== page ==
Opinion:In the Matter of K.H., 2021 OK 33
Subject matter:Parental Termination. 
Date Decided:June 8, 2021. 
Trial Court:Oklahoma County; Judge Williams
Route to this Court:Appeal from jury verdict terminating parental rights. 
Facts:DA sought to terminate Mother and Father’s parental rights to four children of the relationship after police were called and allegations were made against Father of abuse to a child from a previous relationship who was staying with Father at the time. Criminal charges of child abuse were brougth against both Mother and Father. Termination of parental rights was sought under provision allowing termination for abuse of the child or a sibling of the child that was heinous and shocking. Mother and Father both objected to evidence of their criminal charges being introduced to the jury; trial court overruled the objection and allowed the DA to question Mother and Father about their charges. Trial court also allowed an exhibit into evidence that included the criminal Information filed in the criminal case. Jury returned a verdict terminating both Mother and Father’s rights. Both appealed. Oklahoma Supreme Court retained the case and issued an opinion on May 12, 2020. Parents sought rehearing. The Court granted rehearing and vacated the May 12, 2020 opinion. 
Standard of Review:“Errors that are inherently prejudicial are those from which, by their nature, one of the litigants obtains beneficial prejudice. Where matters of a highly prejudicial nature have been brought before the jury, even when not manifestly motivated by bad faith, we have regarded such procedure as reversible error unless it can be affirmatively ascertained from the record that no harm resulted therefrom” “We may not set aside a verdict for misdirection of the jury unless the error has probably resulted in a miscarriage of justice, or constitutes a susbstantial violation of a constitutional or statutory right. In a parental rights termination case challenging a jury instruction and a procedural matter, the trial court’s judgment may be reversed when error constitutes a substantial violation of a constitutional or statutory right.” 
Analysis:The Court held that evidence of pending criminal child abuse charges fails the relevancy test under 12 O.S. § 2401 because the elements required clear and convincing evidence that 1) the child has been adjudicated deprived; 2) the parent abused the child or a sibling of the child; 3) the abuse was heinous and shocking; and 4) termination of parental rights is in best interest of the child. Majority says that nothing about the criminal charges is relevant to these elements and that relevant evidence would include testimony by the child abuse pediatrician regarding whether the bruises qualified as serious bodily injury and therefore heinous and shocking physical abuse (and parents’ cross examination of such witness). The Court also held that admission of a pending criminal charge in a jury trial to terminate parental rights is overly prejudicial and is inadmissible. Finally, the Court held that the trial court abused its discretion by giving instruction No. 8 which referenced the prejudicial child abuse criminal charges against parents.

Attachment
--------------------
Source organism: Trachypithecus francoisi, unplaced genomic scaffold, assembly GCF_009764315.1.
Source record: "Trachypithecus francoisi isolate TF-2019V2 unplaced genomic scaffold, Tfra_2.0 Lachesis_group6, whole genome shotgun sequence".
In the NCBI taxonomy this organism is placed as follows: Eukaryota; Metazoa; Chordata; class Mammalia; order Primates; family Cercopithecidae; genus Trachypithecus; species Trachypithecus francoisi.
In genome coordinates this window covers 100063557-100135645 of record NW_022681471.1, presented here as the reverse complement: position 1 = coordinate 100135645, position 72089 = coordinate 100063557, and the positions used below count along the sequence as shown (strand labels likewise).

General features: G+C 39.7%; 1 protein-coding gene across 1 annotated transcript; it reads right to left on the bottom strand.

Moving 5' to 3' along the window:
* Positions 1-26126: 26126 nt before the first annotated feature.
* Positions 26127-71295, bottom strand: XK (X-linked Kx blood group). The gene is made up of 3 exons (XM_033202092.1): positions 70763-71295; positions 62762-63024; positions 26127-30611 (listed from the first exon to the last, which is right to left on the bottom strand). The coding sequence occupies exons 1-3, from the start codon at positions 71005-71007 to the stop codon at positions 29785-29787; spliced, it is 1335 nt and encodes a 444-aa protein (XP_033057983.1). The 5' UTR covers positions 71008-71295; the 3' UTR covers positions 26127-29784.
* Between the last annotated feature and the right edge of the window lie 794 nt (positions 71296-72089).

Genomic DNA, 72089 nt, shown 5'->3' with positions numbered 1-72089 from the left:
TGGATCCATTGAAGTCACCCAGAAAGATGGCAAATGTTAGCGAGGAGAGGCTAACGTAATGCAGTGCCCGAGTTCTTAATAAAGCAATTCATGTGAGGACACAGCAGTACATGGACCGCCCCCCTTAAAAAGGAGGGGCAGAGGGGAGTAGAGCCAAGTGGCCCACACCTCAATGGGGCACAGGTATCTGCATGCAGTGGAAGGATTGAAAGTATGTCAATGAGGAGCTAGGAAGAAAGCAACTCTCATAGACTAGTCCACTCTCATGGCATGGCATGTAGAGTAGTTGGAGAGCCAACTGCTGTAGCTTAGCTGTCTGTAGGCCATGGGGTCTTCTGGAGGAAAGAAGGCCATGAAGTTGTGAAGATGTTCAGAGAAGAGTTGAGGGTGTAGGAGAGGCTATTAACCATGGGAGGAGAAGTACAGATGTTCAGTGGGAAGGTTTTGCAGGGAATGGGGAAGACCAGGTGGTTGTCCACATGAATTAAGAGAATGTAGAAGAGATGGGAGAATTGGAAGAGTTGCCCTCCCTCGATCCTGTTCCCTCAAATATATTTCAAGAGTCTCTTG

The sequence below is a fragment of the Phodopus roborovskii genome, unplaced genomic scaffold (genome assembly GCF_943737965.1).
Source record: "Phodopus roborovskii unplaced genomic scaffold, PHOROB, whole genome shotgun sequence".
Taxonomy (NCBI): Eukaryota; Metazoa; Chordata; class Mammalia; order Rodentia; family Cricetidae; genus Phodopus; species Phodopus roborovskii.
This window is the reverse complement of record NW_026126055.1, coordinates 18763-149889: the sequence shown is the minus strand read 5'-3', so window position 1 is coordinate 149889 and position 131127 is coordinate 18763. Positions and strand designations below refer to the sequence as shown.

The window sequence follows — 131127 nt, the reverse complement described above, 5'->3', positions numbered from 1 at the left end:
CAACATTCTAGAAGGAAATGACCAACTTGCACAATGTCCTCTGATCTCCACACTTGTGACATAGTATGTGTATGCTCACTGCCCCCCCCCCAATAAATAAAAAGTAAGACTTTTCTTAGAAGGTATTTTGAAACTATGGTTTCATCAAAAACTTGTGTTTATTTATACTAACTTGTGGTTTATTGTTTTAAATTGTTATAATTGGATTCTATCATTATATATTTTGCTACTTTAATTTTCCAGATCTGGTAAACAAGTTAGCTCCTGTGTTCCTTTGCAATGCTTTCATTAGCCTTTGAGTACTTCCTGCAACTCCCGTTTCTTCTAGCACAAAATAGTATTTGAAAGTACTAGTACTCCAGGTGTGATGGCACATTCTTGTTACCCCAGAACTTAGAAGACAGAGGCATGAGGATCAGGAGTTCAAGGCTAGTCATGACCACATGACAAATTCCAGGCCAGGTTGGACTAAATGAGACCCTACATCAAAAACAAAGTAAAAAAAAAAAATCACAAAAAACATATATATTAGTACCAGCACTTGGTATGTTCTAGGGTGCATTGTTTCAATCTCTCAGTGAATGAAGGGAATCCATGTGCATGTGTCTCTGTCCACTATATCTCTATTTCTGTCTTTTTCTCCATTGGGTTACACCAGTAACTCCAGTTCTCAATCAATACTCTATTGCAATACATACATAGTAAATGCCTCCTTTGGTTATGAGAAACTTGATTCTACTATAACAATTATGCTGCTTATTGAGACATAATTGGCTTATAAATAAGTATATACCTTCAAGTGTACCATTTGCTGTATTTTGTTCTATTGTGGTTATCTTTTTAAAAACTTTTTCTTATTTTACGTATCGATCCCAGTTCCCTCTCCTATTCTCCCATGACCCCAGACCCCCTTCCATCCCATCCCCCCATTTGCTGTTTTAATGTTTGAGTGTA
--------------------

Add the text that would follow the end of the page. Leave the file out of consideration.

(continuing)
Outcome:Matter previously retained for disposition; rehearing granted; opinion of the court issued May 12, 2020 is withdrawn and this opinion ordered substituted therefor; judgment of the District Court reversed; new trial granted. 
Vote:Rowe, J. (author), Darby, C.J., Winchester, J. Edmondson, J., Gurich, J., concur.Darby, C.J., with whom Winchester, J., joined concurring by separate writing.Combs, J., with whom Kauger, J., and Kane, J., joined, dissenting by separate writing. 
Other:Because this is a parental termination appeal involving minor children, neither the trial court record nor the appellate record (or docket) are available to review by the public. As such, it’s not entirely clear from the majority opinion what the Petition for Rehearing argued and what grounds parents established for grant of rehearing. The original opinion from the Court can still be found at 2020 OK 32 (but probably only until mandate issues in this case).  Chief Justice Darby concurs specially to point out the importance of constitutionally protected parental rights and although the “issue in this case is, and has always been, whether the trial court abused its discretion in admitting testimonial and written evidence of pending criminal charges against the parents” in the jury trial to terminate their parental rights, even so, the court will review issues not raised on appeal if a fundamental error affecting constitutionally protected rights has occurred (citing In re TTS, 2015 OK 36). Justice Combs writes separately and dissents:  “The majority’s application of a heightened standard of harmless error review could revolutionize appellate review in termination of parental rights cases. At the very least it leads to the wrong result in this case. Parents waived application of the heightened standard by failing to invoke any constitutional error prior to rehearing. Moreover, the admission of evidence that is more prejudicial than probative is a non-constitutional error subject to reversal only if Parents can show the verdict would have been different had the error not occurred. Because the overwhelming amount of evidence at trial demonstrates Parents engaged in heinous and shocking abuse against R.H., we should conclude that the verdict is supported by clear and convincing evidence and that the alleged evidentiary and instructional errors are harmless. . . .”